The pro-government majority in the National Assembly put an end on Monday to opposition control over a key parliament committee that has declared invalid Armenia’s recent controversial deal with Russia’s Gazprom natural gas monopoly.
The Counting Committee tasked with organizing non-electronic parliament votes has until now had seven members representing various factions. The three opposition parties represented in the parliament as well as the opposition-leaning Prosperous Armenia Party (BHK) each held one seat in the panel, giving them control over its activities.
The opposition minority exploited this lever when it tried to scuttle parliamentary ratification of the Russian-Armenian gas agreement in late December. The deal was backed by 72 members of the 131-seat assembly by a show of hands. Speaker Hovik Abrahamian decided not to use the electronic voting system after an opposition deputy controversially collected electronic voting cards from about two dozen pro-government colleagues.
The four opposition members of the Counting Committee afterwards alleged serious procedural violations in the vote, declaring its outcome null and void. The pro-government majority insisted, however, that it was ratified.
Opening the National Assembly’s spring session on Monday, majority leaders put forward changes in the parliamentary statutes whereby the committee will now gave 11 members, 6 of representing the ruling Republican Party of Armenia (HHK) and its junior coalition partner, Orinats Yerkir. HHK and Orinats Yerkir deputies promptly backed the initiative.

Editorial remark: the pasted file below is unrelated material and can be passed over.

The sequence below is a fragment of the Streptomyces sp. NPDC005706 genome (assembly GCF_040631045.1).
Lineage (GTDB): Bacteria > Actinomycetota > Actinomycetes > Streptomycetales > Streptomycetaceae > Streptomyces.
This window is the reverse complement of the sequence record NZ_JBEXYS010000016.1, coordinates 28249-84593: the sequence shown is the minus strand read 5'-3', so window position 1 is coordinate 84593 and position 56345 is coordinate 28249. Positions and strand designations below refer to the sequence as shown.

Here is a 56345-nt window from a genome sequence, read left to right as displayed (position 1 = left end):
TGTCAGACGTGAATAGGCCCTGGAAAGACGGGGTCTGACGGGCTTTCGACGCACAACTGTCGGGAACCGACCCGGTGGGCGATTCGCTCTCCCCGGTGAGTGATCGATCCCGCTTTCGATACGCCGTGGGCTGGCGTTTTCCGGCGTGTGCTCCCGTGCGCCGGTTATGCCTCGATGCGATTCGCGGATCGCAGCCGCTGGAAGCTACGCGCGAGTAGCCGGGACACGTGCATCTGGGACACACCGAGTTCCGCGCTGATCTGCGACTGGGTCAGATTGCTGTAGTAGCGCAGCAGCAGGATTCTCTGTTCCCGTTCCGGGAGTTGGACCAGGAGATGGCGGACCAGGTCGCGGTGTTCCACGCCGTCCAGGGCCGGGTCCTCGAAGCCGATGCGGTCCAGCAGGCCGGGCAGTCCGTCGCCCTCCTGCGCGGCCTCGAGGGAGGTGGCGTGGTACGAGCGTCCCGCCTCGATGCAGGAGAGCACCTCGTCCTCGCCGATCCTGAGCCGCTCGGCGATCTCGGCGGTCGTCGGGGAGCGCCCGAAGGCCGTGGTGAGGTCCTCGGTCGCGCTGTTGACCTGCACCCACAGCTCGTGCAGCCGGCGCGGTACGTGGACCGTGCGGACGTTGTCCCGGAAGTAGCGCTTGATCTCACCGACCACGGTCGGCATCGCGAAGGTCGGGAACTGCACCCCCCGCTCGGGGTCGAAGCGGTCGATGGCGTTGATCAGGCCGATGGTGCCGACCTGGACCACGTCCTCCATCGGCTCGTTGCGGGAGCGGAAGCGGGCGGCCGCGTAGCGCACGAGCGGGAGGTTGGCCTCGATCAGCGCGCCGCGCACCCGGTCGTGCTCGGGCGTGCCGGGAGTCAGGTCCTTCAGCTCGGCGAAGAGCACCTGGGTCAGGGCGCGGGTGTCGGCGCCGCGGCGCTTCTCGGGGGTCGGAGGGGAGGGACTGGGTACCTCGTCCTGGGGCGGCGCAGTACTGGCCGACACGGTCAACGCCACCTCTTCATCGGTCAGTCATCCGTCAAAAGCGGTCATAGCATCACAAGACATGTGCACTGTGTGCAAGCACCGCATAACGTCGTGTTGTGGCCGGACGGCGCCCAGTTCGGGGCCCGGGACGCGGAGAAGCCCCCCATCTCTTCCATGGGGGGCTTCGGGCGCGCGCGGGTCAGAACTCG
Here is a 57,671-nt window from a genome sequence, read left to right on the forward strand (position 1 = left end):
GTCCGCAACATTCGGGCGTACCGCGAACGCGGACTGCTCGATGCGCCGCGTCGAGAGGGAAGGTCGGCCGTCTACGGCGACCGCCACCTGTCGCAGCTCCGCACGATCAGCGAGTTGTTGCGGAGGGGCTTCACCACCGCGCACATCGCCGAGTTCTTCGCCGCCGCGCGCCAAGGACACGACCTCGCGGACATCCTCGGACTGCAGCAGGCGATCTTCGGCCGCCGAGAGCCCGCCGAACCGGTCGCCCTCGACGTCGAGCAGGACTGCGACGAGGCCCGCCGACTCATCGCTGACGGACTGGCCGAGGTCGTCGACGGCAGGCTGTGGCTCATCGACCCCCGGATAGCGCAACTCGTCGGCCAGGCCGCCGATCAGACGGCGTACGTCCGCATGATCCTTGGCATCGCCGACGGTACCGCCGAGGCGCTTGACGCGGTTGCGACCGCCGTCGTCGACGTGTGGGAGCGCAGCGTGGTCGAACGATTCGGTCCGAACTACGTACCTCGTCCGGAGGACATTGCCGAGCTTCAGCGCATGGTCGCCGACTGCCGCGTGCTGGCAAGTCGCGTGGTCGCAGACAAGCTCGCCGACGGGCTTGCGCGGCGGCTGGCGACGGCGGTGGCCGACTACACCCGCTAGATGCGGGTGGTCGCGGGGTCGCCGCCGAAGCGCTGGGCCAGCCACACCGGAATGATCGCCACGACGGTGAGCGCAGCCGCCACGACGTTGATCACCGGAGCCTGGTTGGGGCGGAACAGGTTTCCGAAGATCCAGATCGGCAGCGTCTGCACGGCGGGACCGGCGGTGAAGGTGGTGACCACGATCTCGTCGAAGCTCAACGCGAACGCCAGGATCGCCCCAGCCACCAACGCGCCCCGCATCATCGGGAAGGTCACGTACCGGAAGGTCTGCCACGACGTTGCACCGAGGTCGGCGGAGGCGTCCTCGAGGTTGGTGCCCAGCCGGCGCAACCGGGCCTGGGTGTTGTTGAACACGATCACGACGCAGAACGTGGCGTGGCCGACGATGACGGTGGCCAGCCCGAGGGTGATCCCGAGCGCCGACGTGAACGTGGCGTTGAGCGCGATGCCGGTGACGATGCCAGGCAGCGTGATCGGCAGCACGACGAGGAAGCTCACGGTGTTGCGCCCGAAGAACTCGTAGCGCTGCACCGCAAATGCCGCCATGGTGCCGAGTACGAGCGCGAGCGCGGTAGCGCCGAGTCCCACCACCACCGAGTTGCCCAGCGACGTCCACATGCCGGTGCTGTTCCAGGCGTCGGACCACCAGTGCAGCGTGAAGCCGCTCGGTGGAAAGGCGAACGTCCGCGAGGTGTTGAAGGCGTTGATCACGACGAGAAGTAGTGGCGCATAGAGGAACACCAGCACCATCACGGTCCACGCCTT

Manvel Badeyan, an HHK lawmaker, acknowledged that the purpose of the measure is to strip the opposition minority of one of its few levers. He complained that the Counting Committee has been in a position to block decisions made by the parliament majority.
Minority leaders condemned the changes and said their factions will boycott the new committee. “Since the majority cannot work in equal conditions it wants to have a majority everywhere,” said Armen Rustamian of the Armenian Revolutionary Federation.
Citing Badeyan’s remarks, Vartan Oskanian, a former foreign minister affiliated with the BHK, said the ruling party has effectively admitted that the gas accord was not ratified.
The deal formalized the sale of the Armenian government’s 20 percent share in the domestic gas distribution network to Gazprom. In return, Gazprom wrote off a $300 million debt which the government has incurred as a result of secretly subsidizing the price of Russian gas supplied to Armenia since 2011.
More importantly, the deal stipulates that the current and future Armenian governments cannot raise taxes or make any other changes in the regulatory environment for the Gazprom-owned network until January 2044. The Armenian side is also obliged to ensure that domestic gas tariffs in the country are high enough for Gazprom to recoup 9 percent of its capital investments in the network annually.
These unprecedented privileges prompted vehement objections from opposition members and anti-government activists, many of them opposed to Armenia’s planned accession to a Russian-led customs union. They say the agreement deals a further blow to the country’s sovereignty.